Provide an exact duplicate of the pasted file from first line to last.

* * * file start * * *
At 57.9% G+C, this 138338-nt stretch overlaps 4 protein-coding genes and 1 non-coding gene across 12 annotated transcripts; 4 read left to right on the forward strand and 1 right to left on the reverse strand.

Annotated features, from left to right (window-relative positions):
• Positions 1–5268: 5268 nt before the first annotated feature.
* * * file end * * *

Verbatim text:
At 57.9% G+C, this 138338-nt stretch overlaps 4 protein-coding genes and 1 non-coding gene across 12 annotated transcripts; 4 read left to right on the forward strand and 1 right to left on the reverse strand.

Annotated features, from left to right (window-relative positions):
• Positions 1–5268: 5268 nt before the first annotated feature.